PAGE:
The luxurious Taj Mahal Palace dates back to the British Raj but was actually built by Indian industrialist Jamsetji Tata. The five-star landmark hotel came under siege for three days during the 2008 Mumbai terrorist attacks.
Mumbai – Been There

India’s imperial past is still on show in Mumbai

Photo by Tuul and Bruno Morandi

Mumbai – Been There India’s imperial past is still on show in Mumbai

In Mumbai, stroll down the busy shopping precinct of Colaba Causeway to the Gateway of India, retracing my steps to Elphinstone College, my alma mater, in a 500-meter walk that bristles with Raj buildings and has been declared a special heritage zone.

Sheema Mookherjee
Sheema Mookherjee Travel Writer

The Gateway of India is an enormous basalt archway that sits on the harbor front overlooking the Arabian Sea. Built to welcome the arrival of King George V in 1911, it is probably one of the last structures erected to kowtow to a British monarch. However, the regent only got to see its cardboard model, as the final structure was mired in red-tape and completed only in 1924. It still stands as an iconic tourist draw and is dotted by hawkers selling balloons, street snacks and plastic souvenirs.

Facing the gateway square is the Taj Mahal hotel (above), another Mumbai legend built by the wealthy Parsi entrepreneur, Jamsetji Tata in 1903. The Gateway, Leopold Café and Taj hotel are now sadly strung together in public memory due to the three-day siege by the terrorists who killed several innocent people on their premises.

I wend my way past an impressive gallery of buildings: the Police Headquarters, David Sassoon Library, Prince of Wales Museum, and my old Elphinstone College rubbing shoulders with the Mumbai University Building and the High Court. These are just the important edifices, but every other building down this avenue (Mahatma Gandhi Road) displays an architectural style from the early 1800s neo-Classic to the late 1800s Victorian neo-Gothic, and the early 20th century Indo-Saracenic.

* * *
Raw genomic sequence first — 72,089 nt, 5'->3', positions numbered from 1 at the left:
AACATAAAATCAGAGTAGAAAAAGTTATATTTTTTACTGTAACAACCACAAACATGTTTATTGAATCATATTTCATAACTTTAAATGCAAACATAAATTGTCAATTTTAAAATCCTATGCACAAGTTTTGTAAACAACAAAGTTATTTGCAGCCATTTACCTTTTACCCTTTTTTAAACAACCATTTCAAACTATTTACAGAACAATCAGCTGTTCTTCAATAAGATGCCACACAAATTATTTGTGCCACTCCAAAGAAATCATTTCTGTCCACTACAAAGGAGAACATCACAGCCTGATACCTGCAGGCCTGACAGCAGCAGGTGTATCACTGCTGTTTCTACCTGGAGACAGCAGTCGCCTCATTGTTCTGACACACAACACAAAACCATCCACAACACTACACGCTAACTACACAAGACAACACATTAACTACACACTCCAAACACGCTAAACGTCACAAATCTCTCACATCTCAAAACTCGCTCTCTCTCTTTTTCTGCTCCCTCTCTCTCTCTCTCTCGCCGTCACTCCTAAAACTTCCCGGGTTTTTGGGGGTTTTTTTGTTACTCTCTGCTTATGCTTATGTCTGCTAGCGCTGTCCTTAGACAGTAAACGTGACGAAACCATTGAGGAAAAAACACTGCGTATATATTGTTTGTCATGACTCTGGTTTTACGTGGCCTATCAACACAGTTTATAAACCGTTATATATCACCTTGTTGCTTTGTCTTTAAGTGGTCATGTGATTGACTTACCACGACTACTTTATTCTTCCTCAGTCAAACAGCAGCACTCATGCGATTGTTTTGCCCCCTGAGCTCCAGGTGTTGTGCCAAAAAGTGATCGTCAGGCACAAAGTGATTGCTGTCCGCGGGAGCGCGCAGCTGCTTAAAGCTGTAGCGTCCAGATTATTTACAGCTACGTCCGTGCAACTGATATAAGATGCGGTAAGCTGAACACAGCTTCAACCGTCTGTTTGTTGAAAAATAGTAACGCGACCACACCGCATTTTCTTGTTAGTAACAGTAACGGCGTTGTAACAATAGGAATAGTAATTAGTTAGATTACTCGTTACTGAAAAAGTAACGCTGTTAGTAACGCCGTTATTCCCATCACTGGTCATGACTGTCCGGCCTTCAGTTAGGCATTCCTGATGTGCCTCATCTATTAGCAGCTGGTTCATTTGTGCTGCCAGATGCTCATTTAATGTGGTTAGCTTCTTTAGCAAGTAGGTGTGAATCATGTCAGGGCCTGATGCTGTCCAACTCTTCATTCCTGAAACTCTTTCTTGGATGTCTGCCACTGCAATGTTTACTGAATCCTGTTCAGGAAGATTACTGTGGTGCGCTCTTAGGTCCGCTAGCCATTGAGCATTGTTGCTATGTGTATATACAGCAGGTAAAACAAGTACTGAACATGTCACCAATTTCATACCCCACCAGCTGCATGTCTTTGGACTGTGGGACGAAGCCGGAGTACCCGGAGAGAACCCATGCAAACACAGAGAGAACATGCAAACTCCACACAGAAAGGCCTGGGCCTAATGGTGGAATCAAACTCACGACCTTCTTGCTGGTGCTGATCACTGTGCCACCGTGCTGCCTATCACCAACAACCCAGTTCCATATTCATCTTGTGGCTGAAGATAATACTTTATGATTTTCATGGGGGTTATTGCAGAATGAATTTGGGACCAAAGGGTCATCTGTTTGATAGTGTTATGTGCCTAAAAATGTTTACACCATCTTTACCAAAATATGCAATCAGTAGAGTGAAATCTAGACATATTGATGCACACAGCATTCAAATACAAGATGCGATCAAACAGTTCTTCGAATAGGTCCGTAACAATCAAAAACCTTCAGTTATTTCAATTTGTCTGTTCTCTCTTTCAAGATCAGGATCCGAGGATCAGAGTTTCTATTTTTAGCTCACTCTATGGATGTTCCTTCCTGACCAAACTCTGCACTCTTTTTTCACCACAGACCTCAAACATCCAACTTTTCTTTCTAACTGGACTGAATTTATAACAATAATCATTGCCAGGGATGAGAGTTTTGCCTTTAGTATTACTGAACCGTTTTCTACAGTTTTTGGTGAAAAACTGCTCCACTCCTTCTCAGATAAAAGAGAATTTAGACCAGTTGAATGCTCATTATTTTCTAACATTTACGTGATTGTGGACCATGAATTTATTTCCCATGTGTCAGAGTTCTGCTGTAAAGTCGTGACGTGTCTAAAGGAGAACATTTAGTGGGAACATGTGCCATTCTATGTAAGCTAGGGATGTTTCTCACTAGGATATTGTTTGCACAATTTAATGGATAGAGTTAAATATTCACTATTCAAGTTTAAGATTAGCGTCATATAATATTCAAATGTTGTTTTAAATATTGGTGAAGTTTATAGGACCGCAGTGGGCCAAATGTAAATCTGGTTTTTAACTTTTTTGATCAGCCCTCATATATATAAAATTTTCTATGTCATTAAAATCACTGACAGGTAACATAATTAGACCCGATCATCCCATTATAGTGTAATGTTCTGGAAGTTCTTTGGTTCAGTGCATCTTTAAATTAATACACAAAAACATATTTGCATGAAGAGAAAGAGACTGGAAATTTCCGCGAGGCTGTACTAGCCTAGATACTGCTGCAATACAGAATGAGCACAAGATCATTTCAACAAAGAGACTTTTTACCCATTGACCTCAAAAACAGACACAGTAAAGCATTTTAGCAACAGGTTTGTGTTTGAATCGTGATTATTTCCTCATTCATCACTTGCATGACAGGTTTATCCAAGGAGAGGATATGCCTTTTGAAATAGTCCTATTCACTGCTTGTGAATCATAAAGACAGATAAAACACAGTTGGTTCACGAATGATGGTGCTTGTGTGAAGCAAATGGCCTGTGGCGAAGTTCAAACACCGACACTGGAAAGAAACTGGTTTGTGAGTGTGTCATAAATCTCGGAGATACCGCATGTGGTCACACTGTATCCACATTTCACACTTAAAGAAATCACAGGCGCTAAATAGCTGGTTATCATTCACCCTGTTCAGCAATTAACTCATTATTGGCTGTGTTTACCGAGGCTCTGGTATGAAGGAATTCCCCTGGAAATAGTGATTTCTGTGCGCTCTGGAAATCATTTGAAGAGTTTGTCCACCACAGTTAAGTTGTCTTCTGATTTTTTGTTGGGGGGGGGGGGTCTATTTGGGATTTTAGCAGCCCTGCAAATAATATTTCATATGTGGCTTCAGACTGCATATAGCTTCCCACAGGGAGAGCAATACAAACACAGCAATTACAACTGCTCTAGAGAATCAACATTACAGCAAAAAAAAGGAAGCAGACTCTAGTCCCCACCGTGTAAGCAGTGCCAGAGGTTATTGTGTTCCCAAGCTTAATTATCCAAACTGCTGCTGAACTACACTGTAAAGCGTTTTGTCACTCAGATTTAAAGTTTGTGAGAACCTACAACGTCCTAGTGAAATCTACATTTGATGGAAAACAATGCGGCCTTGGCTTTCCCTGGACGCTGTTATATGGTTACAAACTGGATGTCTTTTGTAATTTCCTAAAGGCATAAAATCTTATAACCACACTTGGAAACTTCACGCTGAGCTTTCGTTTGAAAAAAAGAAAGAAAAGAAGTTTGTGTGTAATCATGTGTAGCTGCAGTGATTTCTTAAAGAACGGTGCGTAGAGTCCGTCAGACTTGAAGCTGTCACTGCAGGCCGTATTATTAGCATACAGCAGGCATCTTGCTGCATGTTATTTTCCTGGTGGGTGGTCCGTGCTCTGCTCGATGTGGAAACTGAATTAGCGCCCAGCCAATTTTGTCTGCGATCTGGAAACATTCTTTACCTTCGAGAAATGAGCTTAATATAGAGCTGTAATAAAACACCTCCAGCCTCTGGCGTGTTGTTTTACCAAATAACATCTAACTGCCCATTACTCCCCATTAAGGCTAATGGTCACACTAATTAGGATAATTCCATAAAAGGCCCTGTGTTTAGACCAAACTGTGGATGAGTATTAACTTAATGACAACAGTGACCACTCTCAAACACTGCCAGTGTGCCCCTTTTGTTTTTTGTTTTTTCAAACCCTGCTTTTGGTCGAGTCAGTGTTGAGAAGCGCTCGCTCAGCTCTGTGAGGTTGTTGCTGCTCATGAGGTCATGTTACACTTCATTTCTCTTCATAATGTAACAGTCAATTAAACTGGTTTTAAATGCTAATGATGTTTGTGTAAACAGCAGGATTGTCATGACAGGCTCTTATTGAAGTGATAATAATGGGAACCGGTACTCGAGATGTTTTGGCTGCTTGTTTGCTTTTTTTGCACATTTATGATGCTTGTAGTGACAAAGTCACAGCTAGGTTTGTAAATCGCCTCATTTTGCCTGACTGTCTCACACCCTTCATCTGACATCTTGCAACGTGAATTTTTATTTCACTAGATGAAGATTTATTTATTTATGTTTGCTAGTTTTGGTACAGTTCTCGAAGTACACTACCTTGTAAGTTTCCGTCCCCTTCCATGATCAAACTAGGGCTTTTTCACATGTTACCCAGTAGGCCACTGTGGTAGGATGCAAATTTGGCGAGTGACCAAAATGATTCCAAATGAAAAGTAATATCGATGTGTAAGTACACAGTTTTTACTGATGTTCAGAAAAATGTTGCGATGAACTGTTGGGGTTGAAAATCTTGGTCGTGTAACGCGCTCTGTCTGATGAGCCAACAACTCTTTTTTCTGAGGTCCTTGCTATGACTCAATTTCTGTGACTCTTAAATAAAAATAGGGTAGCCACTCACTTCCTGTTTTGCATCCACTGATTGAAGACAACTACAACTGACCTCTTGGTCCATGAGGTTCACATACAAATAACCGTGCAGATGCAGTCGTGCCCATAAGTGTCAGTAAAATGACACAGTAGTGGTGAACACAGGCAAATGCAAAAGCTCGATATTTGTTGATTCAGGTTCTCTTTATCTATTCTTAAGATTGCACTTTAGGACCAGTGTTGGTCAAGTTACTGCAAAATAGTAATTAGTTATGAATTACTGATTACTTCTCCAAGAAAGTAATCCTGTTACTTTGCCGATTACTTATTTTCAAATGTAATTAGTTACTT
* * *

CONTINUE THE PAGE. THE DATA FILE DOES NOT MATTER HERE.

The Taj Mahal Hotel is only one of many great getaways in Mumbai. Know more nice hotels in town? Learn more about how to become a TRVL Agent and help other travelers find the best places to stay!

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Members of the Indian Air Force’s Air Warrior Drill Team pose in front of the Gateway of India overlooking Mumbai Harbour. The arch of colonial triumph, which stands at 26 meters high, was built during the British Raj in 1924. Photo by Divyakant Solanki / Alamy

Divyakant Solanki

Divyakant Solanki

Agency
Alamy

Members of the Indian Air Force’s Air Warrior Drill Team pose in front of the Gateway of India overlooking Mumbai Harbour. The arch of colonial triumph, which stands at 26 meters high, was built during the British Raj in 1924.

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